When we talk about food in aged care homes, what is the definition of choice? Does it mean that there are at least 2 choices of meals at all main meals? What happens when someone requires a pureed diet, what happens to their choices then?
Our experience shows that many homes only offer 1 hot choice at the evening meal, although salads and sandwiches are the usual alternatives, and perhaps 2 at the main meal in the middle of the day. If a resident has a swallowing difficulty, often their food preferences are ignored and they will receive the same meal as every one else. It is very challenging to provide a choice of different pureed meals, although if we allow the resident choice, this is required.
Choices at breakfast can include a range of cereals, toast and spreads. If a cooked breakfast is offered, there also needs to be choice - is it eggs or baked beans, mushrooms or tomatoes. We need to ensure the resident has real choice at all meals, to keep them well nourished and maintain their quality of life.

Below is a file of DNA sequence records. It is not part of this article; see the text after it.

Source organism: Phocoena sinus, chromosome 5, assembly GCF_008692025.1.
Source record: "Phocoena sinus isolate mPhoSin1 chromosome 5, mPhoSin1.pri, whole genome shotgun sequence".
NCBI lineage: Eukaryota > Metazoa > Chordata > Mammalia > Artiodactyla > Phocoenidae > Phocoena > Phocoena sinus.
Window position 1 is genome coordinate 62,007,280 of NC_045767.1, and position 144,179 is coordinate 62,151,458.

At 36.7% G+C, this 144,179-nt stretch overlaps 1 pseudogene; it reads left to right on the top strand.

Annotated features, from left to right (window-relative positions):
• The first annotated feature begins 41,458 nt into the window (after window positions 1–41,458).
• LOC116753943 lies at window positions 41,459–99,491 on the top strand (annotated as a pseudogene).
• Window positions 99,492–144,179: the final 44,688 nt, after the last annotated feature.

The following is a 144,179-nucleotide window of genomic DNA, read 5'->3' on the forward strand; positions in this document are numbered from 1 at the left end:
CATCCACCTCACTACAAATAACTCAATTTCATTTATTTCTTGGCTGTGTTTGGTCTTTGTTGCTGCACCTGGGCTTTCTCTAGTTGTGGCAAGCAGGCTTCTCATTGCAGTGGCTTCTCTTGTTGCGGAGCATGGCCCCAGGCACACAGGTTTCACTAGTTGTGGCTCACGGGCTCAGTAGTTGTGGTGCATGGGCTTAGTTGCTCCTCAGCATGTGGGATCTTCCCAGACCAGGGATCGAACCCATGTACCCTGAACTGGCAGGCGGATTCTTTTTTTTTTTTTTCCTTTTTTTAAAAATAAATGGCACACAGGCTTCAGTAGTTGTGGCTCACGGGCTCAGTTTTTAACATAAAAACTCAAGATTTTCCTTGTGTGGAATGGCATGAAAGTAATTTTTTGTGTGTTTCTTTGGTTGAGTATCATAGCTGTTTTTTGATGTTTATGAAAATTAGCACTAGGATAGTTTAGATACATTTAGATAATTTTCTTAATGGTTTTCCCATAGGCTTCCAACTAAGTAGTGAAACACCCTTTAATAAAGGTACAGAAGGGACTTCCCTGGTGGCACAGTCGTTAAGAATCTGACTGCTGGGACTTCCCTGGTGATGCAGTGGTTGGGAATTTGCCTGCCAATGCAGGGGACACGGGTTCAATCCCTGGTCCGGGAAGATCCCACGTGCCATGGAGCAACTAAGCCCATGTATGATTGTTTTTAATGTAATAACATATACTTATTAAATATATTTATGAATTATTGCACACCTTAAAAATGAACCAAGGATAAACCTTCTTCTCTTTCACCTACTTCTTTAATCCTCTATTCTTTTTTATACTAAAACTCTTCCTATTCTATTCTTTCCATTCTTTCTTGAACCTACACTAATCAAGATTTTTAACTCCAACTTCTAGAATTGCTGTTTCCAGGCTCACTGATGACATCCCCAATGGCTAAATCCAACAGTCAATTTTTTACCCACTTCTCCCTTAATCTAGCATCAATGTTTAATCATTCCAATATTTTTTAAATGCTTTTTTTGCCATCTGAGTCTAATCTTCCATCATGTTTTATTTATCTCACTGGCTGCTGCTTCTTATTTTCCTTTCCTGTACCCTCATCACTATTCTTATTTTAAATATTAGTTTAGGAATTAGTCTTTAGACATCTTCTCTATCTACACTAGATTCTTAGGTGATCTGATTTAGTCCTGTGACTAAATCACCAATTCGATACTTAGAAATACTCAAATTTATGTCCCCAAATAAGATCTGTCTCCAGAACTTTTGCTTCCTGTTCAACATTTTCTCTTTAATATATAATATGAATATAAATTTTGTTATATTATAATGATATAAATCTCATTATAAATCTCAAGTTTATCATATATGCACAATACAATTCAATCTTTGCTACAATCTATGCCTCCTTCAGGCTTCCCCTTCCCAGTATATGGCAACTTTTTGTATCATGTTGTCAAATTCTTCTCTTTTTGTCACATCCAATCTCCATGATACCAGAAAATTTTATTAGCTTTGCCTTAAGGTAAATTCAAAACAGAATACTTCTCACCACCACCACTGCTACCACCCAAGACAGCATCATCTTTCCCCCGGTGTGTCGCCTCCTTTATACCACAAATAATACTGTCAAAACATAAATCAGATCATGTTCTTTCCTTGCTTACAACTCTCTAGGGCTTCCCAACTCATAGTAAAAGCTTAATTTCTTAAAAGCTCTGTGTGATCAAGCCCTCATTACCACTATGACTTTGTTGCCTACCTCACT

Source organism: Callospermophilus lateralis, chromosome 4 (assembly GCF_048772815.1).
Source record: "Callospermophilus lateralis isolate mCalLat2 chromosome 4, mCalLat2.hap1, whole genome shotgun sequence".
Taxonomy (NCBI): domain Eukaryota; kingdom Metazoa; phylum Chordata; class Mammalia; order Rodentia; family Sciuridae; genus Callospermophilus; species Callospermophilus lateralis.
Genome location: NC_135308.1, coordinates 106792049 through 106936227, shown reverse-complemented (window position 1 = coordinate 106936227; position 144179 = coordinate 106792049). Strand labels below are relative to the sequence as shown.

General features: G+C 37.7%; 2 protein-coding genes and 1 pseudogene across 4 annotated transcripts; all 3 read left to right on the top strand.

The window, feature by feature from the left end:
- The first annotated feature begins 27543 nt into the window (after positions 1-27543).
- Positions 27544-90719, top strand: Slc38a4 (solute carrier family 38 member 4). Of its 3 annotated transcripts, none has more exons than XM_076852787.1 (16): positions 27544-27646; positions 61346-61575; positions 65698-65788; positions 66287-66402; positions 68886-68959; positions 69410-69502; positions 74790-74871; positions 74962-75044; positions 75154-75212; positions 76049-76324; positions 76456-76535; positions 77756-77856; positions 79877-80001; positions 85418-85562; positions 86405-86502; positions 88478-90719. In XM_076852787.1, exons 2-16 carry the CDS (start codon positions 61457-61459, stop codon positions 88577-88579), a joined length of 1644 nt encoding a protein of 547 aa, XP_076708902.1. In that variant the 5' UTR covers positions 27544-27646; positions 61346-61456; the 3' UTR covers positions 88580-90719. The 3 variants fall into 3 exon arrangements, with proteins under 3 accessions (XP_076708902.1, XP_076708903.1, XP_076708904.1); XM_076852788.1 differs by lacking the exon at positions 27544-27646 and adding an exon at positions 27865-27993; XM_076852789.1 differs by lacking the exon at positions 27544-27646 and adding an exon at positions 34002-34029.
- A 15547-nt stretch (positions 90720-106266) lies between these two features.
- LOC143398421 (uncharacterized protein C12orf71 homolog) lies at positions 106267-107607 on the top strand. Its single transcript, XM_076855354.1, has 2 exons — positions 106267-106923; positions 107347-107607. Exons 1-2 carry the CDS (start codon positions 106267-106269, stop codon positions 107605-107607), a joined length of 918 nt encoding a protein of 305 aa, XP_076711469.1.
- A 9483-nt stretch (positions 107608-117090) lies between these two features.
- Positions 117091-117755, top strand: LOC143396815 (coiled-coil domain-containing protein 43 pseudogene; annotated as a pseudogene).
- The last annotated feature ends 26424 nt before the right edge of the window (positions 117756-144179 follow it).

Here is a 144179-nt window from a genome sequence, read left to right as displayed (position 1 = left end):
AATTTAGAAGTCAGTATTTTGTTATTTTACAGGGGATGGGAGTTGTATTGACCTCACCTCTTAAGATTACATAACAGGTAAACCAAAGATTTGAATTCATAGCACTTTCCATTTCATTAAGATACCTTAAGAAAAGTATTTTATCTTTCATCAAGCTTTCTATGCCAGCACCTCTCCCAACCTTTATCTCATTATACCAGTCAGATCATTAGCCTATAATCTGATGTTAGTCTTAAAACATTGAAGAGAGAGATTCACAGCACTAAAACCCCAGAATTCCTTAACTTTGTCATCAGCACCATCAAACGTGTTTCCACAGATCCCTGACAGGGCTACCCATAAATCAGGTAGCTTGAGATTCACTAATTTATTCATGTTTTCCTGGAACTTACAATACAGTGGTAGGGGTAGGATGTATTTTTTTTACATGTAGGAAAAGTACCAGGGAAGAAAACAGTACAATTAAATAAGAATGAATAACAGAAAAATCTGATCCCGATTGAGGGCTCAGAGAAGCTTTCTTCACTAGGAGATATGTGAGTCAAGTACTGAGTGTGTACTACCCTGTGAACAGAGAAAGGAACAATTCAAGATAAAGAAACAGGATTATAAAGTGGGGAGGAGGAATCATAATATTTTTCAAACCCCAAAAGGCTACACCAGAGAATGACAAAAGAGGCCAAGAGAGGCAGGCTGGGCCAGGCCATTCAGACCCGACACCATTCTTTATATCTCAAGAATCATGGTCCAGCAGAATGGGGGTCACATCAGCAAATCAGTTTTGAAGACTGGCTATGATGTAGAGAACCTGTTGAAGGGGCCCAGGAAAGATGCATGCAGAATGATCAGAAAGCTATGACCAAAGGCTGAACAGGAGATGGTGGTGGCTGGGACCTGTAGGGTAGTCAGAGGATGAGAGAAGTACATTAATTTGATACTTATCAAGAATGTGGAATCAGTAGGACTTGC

A cleverly designed menu with appropriate skilled staff can provide residents ample choices throughout the day.
About the Author: Nutrition Professionals Australia is a team of Accredited Practising Dietitians who consult to aged care homes across Australia. They have more than 40 years of combined experience in a range of roles, as Advanced Accredited Practising Dietitians, Food Services Coordinator, Residential Site Manager, Author of Nutrition Manuals and Consultant Dietitian.
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